Common name: Turtlehead, chelone
Chelone obliqua blooms from late summer right through fall. This native perennial of eastern North America loves moist, shaded areas, stream banks and thickets. And the best is it has unusual turtle head-shaped flowers. The rose-pink clusters of blooms resemble open-mouthed turtles that sit atop 1 m/3 ft plants.
The genus name comes from the Greek word for tortoise and the specific epithet means lopsided - referring to the shape of the seed. Bees have to work hard to pollinate this plant. When the pollen is ready, the flower is still hard to pry open. Short video shows this process.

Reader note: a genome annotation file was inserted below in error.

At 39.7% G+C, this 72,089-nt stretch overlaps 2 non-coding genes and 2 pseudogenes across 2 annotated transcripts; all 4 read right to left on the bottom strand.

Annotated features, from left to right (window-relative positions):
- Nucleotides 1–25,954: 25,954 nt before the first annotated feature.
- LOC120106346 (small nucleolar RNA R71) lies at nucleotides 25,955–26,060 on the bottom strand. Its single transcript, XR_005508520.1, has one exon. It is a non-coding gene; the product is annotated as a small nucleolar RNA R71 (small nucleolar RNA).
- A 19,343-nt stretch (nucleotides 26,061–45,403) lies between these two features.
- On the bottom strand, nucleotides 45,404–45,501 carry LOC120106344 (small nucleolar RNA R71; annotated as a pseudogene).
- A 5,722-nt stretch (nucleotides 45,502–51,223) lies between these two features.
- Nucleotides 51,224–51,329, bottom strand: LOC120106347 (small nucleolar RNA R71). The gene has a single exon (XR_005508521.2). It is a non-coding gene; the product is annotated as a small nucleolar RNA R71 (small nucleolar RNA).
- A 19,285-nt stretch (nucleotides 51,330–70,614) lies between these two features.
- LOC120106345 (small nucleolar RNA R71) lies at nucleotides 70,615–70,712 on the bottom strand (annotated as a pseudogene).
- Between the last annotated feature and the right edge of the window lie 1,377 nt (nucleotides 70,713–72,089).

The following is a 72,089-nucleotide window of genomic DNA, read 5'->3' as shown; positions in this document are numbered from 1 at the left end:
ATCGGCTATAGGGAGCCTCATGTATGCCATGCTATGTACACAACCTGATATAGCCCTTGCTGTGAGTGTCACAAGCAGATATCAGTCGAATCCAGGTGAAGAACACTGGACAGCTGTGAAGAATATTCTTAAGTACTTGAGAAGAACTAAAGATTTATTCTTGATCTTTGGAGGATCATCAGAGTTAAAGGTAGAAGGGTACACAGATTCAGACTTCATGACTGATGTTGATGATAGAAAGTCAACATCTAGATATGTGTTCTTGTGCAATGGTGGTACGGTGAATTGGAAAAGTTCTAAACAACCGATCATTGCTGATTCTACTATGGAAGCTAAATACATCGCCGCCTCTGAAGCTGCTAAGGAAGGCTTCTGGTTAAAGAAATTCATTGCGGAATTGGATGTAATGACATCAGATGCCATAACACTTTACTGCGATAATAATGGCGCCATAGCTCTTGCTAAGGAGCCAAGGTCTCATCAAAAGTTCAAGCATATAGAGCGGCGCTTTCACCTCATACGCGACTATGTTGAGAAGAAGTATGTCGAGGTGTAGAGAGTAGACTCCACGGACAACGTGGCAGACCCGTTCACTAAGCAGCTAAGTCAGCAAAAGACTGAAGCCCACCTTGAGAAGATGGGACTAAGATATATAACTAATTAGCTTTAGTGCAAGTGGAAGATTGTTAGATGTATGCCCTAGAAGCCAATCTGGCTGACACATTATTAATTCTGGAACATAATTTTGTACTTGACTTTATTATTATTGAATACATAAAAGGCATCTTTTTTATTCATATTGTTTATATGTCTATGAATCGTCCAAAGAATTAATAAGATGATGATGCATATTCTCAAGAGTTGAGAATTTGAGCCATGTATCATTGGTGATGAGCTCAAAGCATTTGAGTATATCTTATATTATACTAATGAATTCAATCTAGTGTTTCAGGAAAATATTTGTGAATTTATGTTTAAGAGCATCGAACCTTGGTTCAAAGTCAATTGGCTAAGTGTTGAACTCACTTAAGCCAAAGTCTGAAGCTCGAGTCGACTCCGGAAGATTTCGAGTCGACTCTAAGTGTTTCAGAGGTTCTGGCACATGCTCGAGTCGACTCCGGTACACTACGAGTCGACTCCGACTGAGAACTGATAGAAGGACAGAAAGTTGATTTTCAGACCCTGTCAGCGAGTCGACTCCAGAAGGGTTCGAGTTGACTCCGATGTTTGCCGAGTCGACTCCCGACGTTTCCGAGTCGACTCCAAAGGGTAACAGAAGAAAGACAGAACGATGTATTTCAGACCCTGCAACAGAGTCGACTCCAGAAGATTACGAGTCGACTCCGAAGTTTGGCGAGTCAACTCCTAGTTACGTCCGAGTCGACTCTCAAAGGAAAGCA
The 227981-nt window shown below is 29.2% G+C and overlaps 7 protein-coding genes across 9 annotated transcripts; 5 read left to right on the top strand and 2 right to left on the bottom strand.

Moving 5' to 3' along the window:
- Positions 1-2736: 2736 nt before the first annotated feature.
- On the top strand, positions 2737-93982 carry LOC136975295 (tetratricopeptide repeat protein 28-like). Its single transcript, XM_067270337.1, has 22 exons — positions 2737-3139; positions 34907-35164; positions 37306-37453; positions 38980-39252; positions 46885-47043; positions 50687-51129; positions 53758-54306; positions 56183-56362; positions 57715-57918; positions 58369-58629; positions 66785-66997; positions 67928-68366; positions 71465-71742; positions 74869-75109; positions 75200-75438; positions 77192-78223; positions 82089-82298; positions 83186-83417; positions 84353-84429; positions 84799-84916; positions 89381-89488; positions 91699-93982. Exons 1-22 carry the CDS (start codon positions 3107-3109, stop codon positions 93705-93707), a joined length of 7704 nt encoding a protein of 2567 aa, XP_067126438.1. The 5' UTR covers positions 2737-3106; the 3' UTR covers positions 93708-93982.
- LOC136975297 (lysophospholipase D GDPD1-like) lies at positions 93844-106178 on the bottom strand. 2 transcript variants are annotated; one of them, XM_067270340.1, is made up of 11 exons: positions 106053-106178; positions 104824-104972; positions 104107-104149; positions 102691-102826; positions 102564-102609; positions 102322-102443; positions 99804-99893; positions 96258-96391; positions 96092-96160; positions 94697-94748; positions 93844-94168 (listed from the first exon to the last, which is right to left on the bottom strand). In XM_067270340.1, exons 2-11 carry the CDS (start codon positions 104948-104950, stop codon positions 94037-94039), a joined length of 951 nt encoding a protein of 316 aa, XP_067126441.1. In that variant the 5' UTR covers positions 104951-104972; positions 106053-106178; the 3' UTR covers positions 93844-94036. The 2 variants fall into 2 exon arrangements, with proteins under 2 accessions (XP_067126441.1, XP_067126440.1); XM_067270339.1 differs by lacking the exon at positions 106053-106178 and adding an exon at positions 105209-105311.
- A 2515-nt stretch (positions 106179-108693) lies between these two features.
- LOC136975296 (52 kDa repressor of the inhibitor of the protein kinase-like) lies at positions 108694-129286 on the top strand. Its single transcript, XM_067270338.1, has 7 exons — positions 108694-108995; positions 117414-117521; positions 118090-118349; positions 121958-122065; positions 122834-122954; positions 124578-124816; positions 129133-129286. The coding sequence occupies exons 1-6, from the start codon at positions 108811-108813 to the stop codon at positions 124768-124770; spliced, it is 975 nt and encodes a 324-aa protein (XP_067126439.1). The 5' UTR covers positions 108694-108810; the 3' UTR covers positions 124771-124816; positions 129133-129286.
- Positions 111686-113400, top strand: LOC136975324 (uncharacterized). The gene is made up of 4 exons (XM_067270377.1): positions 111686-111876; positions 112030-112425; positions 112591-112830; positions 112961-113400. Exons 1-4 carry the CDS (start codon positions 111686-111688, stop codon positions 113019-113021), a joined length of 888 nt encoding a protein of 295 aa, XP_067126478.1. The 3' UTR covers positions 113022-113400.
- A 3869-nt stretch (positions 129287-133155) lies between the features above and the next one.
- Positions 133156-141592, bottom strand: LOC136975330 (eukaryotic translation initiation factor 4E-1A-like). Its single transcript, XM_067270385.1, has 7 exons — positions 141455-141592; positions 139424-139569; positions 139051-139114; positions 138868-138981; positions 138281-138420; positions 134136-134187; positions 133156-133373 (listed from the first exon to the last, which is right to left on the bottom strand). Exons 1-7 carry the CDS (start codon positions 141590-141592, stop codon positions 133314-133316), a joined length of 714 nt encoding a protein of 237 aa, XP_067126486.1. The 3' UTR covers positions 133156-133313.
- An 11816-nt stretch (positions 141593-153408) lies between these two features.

Chelone is in bed 34 of the Woodland Garden and bed 16 of the Eastern North America Garden. Both locations are right beside a path. You can get a good look at this unusual plant and see the bees struggle but eventually make it inside the flower.
Text and photos by Hughie Jones